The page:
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This message pertains strictly to Java. If a method is in a superclass there are two ways the method could be called:


Is there any harm in always doing the latter? As a coding style I prefer the latter because it's clear at a glance where the method call is coming from. Are there any circumstances where 'super' is going to be non-existent or not do what I think it would do?

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This isn't a question of style but purpose. foo() will point to either this.foo() or super.foo() if this class doesn't override foo(); however super.foo() will always be super.foo(). Hope that clears it up. –  Shark Oct 3 '12 at 13:49
Yes, there is harm in always using super. Using super means to call the superclass method -- even if it is overridden by this or some other class in the hierarchy now or sometime in the future. –  Andy Thomas Oct 3 '12 at 14:09

8 Answers 8

up vote 7 down vote accepted

I think the only harm you may have is when you want to use polymorphism so, if you call foo() and some subclass overrides foo, then the effect would be different than if you call super.foo(), basically, it depends on how you are designing the code and for what purpose.

Hope this makes it clear.

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I would say there is more harm in doing the former as it's not clear that it's a method of the superclass.

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That's a preferable way if you intend to call the method on the super class, instead of calling foo() without super.. If anyone does overwrite foo() in the subclass the super call does call the same method as before, but omiting super will now call the overwritten method. It depends on what you intent with that method call.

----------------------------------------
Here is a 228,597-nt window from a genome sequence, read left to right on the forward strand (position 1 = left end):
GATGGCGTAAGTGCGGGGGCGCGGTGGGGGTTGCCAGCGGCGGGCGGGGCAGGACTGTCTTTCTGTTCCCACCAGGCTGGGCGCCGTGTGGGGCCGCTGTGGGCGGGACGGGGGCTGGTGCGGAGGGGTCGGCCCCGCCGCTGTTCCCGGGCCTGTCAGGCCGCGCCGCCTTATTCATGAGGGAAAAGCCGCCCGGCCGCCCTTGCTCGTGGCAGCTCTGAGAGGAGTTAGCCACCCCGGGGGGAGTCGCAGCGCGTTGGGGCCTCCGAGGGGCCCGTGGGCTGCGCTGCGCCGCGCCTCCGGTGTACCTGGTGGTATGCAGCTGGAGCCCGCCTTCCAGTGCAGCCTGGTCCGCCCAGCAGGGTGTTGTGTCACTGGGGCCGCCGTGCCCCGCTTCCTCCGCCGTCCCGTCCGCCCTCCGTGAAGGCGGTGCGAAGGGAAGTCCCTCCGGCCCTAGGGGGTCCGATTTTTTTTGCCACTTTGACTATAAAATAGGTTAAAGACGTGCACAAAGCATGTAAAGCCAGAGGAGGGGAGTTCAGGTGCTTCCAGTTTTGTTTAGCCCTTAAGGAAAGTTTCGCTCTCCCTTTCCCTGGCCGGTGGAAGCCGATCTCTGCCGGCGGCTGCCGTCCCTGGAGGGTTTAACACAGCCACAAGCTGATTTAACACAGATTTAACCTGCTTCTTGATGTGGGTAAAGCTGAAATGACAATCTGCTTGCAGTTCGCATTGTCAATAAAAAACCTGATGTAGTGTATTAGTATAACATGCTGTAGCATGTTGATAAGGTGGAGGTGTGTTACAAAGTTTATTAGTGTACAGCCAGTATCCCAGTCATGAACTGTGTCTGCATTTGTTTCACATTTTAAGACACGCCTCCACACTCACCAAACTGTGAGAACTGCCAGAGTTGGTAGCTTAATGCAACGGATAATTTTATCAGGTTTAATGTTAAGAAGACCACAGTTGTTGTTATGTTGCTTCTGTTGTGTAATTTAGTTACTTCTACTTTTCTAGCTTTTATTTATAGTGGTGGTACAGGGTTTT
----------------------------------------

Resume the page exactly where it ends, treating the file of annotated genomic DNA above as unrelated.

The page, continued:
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Yeah this basically breaks the inheritance chain.

You don't allow the inheritance mechanism to choose what function to use even in classes derived from this one.

The point of super.foo() is to allow you to specify only when it is needed and you know no other behavior will be good.

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It depends.

If foo() is declared as final, it will make no difference at all. If foo() is not declared as final, then a subclass could override the declaration of foo() in your superclass and completely change the expected behaviour.

If you make your own class final, you can prevent it from being sub-classed, and be certain the original intent is preserved.

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As a general rule, you should only use super.foo() inside your class foo() method. Doing otherwise, in general, goes against OOP thinking.

because it's clear at a glance where the method call is coming from 

In OOP you should'n want to know where the method call "comes from". If your program (or your thinking) is depending on that, you are in potential trouble (and will probably be in actual trouble when someone decides to override the method). The method myobject.foo() must be seen from the outside as the method of the myobject's class; it should not matter if that method is implemented actually in the concrete class of its parent.

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Alright, I'm convinced. –  Pace Oct 4 '12 at 12:05

I would be say that this might indicate that you should think over you design again.

If you are always calling the functionality by super.foo() then you block yourself from overriding the function later, and if you don't want to have the ability to override the function, then maybe you shouldn't use inheritance as a method for accessing this functionality.

One design principle that I have heard banded about is "favour composition over inheritance", the reason for this is that your code becomes more flexible with composition rather than inheritance. And if you don't gain the positive aspects of inheritance (being able to override the function) then maybe it's wiser to not use inheritance.

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If you do not want to explicitly avoid using an overriding method in the subclass then you should not use super. Always using super might cause trouble if later on someone wants to override the method in the subclass.

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